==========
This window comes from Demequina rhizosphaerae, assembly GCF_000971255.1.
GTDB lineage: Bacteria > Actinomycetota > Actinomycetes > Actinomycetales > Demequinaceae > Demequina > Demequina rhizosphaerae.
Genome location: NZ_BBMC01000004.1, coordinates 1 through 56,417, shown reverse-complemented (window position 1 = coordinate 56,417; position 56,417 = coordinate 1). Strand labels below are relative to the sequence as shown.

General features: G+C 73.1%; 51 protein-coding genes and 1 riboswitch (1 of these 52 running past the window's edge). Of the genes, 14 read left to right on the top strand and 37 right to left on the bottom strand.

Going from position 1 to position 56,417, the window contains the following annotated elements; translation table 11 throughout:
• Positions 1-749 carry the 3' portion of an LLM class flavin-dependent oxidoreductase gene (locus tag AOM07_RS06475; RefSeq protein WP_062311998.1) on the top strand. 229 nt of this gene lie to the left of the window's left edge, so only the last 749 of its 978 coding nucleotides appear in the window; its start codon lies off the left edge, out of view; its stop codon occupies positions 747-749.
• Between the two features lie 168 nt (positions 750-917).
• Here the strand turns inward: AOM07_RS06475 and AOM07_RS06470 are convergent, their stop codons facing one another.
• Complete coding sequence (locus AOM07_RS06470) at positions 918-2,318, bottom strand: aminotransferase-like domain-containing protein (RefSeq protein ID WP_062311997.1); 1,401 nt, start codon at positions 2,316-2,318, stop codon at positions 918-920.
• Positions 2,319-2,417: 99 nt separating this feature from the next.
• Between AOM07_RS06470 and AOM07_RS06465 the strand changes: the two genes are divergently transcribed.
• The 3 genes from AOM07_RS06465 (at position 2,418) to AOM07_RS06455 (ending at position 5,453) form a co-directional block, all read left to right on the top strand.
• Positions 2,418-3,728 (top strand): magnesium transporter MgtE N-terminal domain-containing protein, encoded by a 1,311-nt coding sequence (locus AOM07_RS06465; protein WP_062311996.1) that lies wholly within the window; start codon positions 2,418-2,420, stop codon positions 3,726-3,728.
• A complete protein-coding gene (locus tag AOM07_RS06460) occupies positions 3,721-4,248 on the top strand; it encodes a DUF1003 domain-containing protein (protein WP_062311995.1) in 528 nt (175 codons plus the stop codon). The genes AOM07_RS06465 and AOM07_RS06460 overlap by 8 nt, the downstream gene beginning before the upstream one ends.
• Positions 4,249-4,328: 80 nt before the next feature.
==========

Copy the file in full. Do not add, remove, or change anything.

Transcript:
This window comes from Demequina rhizosphaerae, assembly GCF_000971255.1.
GTDB lineage: Bacteria > Actinomycetota > Actinomycetes > Actinomycetales > Demequinaceae > Demequina > Demequina rhizosphaerae.
Genome location: NZ_BBMC01000004.1, coordinates 1 through 56,417, shown reverse-complemented (window position 1 = coordinate 56,417; position 56,417 = coordinate 1). Strand labels below are relative to the sequence as shown.

General features: G+C 73.1%; 51 protein-coding genes and 1 riboswitch (1 of these 52 running past the window's edge). Of the genes, 14 read left to right on the top strand and 37 right to left on the bottom strand.

Going from position 1 to position 56,417, the window contains the following annotated elements; translation table 11 throughout:
• Positions 1-749 carry the 3' portion of an LLM class flavin-dependent oxidoreductase gene (locus tag AOM07_RS06475; RefSeq protein WP_062311998.1) on the top strand. 229 nt of this gene lie to the left of the window's left edge, so only the last 749 of its 978 coding nucleotides appear in the window; its start codon lies off the left edge, out of view; its stop codon occupies positions 747-749.
• Between the two features lie 168 nt (positions 750-917).
• Here the strand turns inward: AOM07_RS06475 and AOM07_RS06470 are convergent, their stop codons facing one another.
• Complete coding sequence (locus AOM07_RS06470) at positions 918-2,318, bottom strand: aminotransferase-like domain-containing protein (RefSeq protein ID WP_062311997.1); 1,401 nt, start codon at positions 2,316-2,318, stop codon at positions 918-920.
• Positions 2,319-2,417: 99 nt separating this feature from the next.
• Between AOM07_RS06470 and AOM07_RS06465 the strand changes: the two genes are divergently transcribed.
• The 3 genes from AOM07_RS06465 (at position 2,418) to AOM07_RS06455 (ending at position 5,453) form a co-directional block, all read left to right on the top strand.
• Positions 2,418-3,728 (top strand): magnesium transporter MgtE N-terminal domain-containing protein, encoded by a 1,311-nt coding sequence (locus AOM07_RS06465; protein WP_062311996.1) that lies wholly within the window; start codon positions 2,418-2,420, stop codon positions 3,726-3,728.
• A complete protein-coding gene (locus tag AOM07_RS06460) occupies positions 3,721-4,248 on the top strand; it encodes a DUF1003 domain-containing protein (protein WP_062311995.1) in 528 nt (175 codons plus the stop codon). The genes AOM07_RS06465 and AOM07_RS06460 overlap by 8 nt, the downstream gene beginning before the upstream one ends.
• Positions 4,249-4,328: 80 nt before the next feature.